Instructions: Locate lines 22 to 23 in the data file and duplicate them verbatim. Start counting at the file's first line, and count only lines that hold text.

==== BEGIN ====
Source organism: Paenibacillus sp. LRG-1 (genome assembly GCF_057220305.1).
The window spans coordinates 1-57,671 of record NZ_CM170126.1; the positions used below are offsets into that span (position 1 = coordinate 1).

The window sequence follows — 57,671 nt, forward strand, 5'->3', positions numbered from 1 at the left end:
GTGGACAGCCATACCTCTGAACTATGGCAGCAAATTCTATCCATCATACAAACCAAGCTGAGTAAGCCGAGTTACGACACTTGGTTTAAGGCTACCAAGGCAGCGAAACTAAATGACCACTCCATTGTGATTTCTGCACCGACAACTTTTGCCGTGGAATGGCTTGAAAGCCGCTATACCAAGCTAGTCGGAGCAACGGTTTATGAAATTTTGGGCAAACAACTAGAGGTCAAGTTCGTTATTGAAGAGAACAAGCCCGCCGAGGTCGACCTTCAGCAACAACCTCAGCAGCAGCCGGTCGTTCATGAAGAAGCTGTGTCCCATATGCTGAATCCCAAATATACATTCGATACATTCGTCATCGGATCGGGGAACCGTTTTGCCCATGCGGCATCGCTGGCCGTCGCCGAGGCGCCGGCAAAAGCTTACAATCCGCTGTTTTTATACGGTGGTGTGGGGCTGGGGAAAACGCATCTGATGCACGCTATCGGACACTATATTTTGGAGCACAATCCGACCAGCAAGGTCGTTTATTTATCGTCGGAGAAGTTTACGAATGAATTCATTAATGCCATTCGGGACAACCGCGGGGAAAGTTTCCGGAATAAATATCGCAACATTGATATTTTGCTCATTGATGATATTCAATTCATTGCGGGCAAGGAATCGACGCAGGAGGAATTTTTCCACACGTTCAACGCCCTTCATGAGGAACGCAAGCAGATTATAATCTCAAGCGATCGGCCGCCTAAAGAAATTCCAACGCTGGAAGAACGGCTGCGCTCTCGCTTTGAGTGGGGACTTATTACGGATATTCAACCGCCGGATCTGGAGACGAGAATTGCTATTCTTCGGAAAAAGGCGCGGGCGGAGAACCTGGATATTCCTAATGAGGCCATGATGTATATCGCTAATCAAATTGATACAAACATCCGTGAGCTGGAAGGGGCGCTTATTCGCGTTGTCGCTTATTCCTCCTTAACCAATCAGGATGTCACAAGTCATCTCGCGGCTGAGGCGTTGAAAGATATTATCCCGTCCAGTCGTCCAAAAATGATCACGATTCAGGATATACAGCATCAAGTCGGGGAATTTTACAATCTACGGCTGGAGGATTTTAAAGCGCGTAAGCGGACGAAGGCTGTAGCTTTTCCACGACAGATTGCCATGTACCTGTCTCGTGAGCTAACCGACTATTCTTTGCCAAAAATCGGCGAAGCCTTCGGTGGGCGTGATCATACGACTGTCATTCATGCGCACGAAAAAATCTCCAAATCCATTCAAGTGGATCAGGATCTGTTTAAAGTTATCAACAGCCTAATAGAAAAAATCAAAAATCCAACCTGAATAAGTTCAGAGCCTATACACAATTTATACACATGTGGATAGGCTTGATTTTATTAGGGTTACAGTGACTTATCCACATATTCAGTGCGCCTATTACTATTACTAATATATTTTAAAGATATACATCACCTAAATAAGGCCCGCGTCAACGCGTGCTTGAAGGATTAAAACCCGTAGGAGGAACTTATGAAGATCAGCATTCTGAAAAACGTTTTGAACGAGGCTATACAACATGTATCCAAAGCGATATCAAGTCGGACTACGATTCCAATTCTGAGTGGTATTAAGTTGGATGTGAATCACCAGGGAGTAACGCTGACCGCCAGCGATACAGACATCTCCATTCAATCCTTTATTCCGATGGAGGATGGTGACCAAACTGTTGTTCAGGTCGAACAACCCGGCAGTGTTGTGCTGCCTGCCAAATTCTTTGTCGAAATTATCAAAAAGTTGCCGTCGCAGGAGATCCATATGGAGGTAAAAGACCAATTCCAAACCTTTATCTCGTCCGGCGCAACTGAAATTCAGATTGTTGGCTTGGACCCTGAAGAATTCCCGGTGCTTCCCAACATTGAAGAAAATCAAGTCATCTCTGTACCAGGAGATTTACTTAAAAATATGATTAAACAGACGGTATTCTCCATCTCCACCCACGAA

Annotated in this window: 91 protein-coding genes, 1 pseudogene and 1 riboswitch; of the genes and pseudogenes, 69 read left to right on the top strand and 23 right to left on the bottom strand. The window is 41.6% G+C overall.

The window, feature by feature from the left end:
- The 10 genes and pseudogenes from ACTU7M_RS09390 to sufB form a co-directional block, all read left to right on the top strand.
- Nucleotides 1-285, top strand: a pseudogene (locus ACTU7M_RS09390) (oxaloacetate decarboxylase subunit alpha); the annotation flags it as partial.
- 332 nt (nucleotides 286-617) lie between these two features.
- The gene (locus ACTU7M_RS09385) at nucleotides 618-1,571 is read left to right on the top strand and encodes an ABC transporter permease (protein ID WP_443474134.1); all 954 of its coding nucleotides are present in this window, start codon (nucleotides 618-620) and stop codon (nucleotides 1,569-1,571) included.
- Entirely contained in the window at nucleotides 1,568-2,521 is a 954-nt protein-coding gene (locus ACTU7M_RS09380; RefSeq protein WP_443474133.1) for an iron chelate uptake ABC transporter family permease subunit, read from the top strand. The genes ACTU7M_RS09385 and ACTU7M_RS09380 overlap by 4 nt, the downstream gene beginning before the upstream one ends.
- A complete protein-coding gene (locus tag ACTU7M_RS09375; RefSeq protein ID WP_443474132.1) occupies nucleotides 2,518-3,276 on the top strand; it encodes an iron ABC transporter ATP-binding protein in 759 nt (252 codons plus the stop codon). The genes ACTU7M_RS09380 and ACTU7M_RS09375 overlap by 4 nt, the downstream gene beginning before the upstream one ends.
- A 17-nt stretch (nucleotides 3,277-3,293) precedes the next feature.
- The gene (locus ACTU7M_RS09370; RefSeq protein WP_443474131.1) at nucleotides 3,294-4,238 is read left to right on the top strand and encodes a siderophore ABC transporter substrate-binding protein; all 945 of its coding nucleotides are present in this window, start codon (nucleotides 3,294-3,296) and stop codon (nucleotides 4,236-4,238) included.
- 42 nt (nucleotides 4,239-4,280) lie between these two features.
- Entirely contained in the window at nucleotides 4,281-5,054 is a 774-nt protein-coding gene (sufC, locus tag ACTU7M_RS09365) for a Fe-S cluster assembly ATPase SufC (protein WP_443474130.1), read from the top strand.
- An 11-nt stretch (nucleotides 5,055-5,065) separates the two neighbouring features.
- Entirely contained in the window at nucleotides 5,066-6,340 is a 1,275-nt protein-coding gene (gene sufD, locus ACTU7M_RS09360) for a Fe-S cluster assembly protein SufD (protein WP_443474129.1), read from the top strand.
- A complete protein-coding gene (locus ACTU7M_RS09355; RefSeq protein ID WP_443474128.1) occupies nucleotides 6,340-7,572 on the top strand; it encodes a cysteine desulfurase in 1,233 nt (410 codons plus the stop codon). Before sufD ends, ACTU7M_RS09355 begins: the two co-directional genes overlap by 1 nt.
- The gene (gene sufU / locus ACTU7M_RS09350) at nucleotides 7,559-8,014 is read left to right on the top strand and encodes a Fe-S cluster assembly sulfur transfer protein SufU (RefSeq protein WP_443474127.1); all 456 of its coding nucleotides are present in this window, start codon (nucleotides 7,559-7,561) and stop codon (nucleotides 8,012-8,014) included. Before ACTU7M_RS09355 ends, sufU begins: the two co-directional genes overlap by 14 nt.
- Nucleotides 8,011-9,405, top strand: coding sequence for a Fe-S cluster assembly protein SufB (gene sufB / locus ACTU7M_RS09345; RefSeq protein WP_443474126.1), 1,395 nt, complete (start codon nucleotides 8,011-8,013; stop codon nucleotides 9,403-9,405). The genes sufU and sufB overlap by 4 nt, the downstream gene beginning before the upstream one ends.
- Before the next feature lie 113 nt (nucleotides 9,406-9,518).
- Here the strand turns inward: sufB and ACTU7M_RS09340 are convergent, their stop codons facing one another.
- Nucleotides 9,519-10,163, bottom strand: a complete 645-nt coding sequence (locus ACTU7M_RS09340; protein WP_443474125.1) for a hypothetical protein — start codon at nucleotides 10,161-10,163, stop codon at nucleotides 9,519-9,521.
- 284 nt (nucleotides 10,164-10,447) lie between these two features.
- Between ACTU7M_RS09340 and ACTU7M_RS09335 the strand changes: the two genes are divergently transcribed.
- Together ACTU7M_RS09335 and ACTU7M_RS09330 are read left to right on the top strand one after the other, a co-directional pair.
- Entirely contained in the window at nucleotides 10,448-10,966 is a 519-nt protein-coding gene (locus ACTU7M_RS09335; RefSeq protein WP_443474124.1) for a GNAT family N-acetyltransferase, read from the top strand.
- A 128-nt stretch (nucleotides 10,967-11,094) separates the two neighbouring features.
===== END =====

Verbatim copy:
- Before the next feature lie 113 nt (nucleotides 9,406-9,518).
- Here the strand turns inward: sufB and ACTU7M_RS09340 are convergent, their stop codons facing one another.